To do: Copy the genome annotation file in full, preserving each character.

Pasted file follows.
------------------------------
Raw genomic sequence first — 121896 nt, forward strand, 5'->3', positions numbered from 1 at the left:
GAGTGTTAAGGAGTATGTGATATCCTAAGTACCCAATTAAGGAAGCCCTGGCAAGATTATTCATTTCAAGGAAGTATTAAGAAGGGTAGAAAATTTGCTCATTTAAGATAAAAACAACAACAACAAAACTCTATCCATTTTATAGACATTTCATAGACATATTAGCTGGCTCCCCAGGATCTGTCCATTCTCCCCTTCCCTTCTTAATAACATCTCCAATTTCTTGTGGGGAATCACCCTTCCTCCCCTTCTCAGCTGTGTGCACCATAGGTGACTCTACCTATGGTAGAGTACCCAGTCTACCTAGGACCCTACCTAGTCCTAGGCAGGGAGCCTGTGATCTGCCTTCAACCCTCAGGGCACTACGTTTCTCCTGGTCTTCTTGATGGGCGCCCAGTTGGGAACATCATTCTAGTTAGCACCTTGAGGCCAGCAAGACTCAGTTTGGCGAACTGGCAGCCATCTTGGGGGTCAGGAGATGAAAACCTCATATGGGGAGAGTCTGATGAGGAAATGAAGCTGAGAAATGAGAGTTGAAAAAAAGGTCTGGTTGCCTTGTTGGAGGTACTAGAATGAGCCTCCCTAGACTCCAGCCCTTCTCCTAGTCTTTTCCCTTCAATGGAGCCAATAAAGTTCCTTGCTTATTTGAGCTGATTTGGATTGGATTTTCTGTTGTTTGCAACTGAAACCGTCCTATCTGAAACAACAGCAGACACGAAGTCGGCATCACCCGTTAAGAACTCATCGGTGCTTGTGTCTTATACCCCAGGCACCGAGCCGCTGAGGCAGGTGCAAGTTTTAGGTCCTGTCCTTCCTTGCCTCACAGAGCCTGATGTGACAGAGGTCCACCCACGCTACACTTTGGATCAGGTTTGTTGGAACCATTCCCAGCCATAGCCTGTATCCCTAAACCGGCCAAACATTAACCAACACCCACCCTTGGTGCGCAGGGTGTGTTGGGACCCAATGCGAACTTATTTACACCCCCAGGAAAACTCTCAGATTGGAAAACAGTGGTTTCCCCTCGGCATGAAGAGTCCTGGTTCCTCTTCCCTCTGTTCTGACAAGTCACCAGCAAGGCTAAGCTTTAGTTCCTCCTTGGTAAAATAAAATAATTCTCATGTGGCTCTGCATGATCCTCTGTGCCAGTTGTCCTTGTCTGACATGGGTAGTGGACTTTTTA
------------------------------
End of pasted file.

Raw genomic sequence first — 121896 nt, forward strand, 5'->3', positions numbered from 1 at the left:
GAGTGTTAAGGAGTATGTGATATCCTAAGTACCCAATTAAGGAAGCCCTGGCAAGATTATTCATTTCAAGGAAGTATTAAGAAGGGTAGAAAATTTGCTCATTTAAGATAAAAACAACAACAACAAAACTCTATCCATTTTATAGACATTTCATAGACATATTAGCTGGCTCCCCAGGATCTGTCCATTCTCCCCTTCCCTTCTTAATAACATCTCCAATTTCTTGTGGGGAATCACCCTTCCTCCCCTTCTCAGCTGTGTGCACCATAGGTGACTCTACCTATGGTAGAGTACCCAGTCTACCTAGGACCCTACCTAGTCCTAGGCAGGGAGCCTGTGATCTGCCTTCAACCCTCAGGGCACTACGTTTCTCCTGGTCTTCTTGATGGGCGCCCAGTTGGGAACATCATTCTAGTTAGCACCTTGAGGCCAGCAAGACTCAGTTTGGCGAACTGGCAGCCATCTTGGGGGTCAGGAGATGAAAACCTCATATGGGGAGAGTCTGATGAGGAAATGAAGCTGAGAAATGAGAGTTGAAAAAAAGGTCTGGTTGCCTTGTTGGAGGTACTAGAATGAGCCTCCCTAGACTCCAGCCCTTCTCCTAGTCTTTTCCCTTCAATGGAGCCAATAAAGTTCCTTGCTTATTTGAGCTGATTTGGATTGGATTTTCTGTTGTTTGCAACTGAAACCGTCCTATCTGAAACAACAGCAGACACGAAGTCGGCATCACCCGTTAAGAACTCATCGGTGCTTGTGTCTTATACCCCAGGCACCGAGCCGCTGAGGCAGGTGCAAGTTTTAGGTCCTGTCCTTCCTTGCCTCACAGAGCCTGATGTGACAGAGGTCCACCCACGCTACACTTTGGATCAGGTTTGTTGGAACCATTCCCAGCCATAGCCTGTATCCCTAAACCGGCCAAACATTAACCAACACCCACCCTTGGTGCGCAGGGTGTGTTGGGACCCAATGCGAACTTATTTACACCCCCAGGAAAACTCTCAGATTGGAAAACAGTGGTTTCCCCTCGGCATGAAGAGTCCTGGTTCCTCTTCCCTCTGTTCTGACAAGTCACCAGCAAGGCTAAGCTTTAGTTCCTCCTTGGTAAAATAAAATAATTCTCATGTGGCTCTGCATGATCCTCTGTGCCAGTTGTCCTTGTCTGACATGGGTAGTGGACTTTTTA